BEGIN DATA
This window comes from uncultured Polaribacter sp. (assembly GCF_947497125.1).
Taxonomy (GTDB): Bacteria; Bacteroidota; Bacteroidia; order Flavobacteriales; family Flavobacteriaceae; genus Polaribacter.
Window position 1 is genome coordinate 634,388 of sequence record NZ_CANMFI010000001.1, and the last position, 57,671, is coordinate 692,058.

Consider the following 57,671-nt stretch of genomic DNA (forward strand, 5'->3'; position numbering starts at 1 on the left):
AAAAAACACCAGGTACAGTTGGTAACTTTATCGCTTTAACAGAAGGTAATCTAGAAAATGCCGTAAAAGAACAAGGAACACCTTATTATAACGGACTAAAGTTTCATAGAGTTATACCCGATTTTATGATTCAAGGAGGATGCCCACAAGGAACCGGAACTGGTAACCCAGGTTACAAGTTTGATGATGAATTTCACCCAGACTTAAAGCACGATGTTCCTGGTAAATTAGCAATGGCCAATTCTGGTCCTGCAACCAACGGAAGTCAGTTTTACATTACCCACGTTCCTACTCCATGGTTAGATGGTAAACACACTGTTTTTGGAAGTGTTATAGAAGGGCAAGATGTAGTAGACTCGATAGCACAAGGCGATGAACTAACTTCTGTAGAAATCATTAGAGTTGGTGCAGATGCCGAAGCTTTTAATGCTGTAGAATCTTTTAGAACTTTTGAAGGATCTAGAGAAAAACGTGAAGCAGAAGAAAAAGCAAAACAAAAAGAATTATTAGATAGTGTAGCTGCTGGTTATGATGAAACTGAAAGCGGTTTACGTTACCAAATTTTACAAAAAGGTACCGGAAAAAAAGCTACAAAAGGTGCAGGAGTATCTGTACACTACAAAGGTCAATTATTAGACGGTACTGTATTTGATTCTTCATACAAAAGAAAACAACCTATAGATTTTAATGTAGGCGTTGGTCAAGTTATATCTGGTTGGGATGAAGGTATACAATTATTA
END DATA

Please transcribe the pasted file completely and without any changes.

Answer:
This window comes from uncultured Polaribacter sp. (assembly GCF_947497125.1).
Taxonomy (GTDB): Bacteria; Bacteroidota; Bacteroidia; order Flavobacteriales; family Flavobacteriaceae; genus Polaribacter.
Window position 1 is genome coordinate 634,388 of sequence record NZ_CANMFI010000001.1, and the last position, 57,671, is coordinate 692,058.

Consider the following 57,671-nt stretch of genomic DNA (forward strand, 5'->3'; position numbering starts at 1 on the left):
AAAAAACACCAGGTACAGTTGGTAACTTTATCGCTTTAACAGAAGGTAATCTAGAAAATGCCGTAAAAGAACAAGGAACACCTTATTATAACGGACTAAAGTTTCATAGAGTTATACCCGATTTTATGATTCAAGGAGGATGCCCACAAGGAACCGGAACTGGTAACCCAGGTTACAAGTTTGATGATGAATTTCACCCAGACTTAAAGCACGATGTTCCTGGTAAATTAGCAATGGCCAATTCTGGTCCTGCAACCAACGGAAGTCAGTTTTACATTACCCACGTTCCTACTCCATGGTTAGATGGTAAACACACTGTTTTTGGAAGTGTTATAGAAGGGCAAGATGTAGTAGACTCGATAGCACAAGGCGATGAACTAACTTCTGTAGAAATCATTAGAGTTGGTGCAGATGCCGAAGCTTTTAATGCTGTAGAATCTTTTAGAACTTTTGAAGGATCTAGAGAAAAACGTGAAGCAGAAGAAAAAGCAAAACAAAAAGAATTATTAGATAGTGTAGCTGCTGGTTATGATGAAACTGAAAGCGGTTTACGTTACCAAATTTTACAAAAAGGTACCGGAAAAAAAGCTACAAAAGGTGCAGGAGTATCTGTACACTACAAAGGTCAATTATTAGACGGTACTGTATTTGATTCTTCATACAAAAGAAAACAACCTATAGATTTTAATGTAGGCGTTGGTCAAGTTATATCTGGTTGGGATGAAGGTATACAATTATTA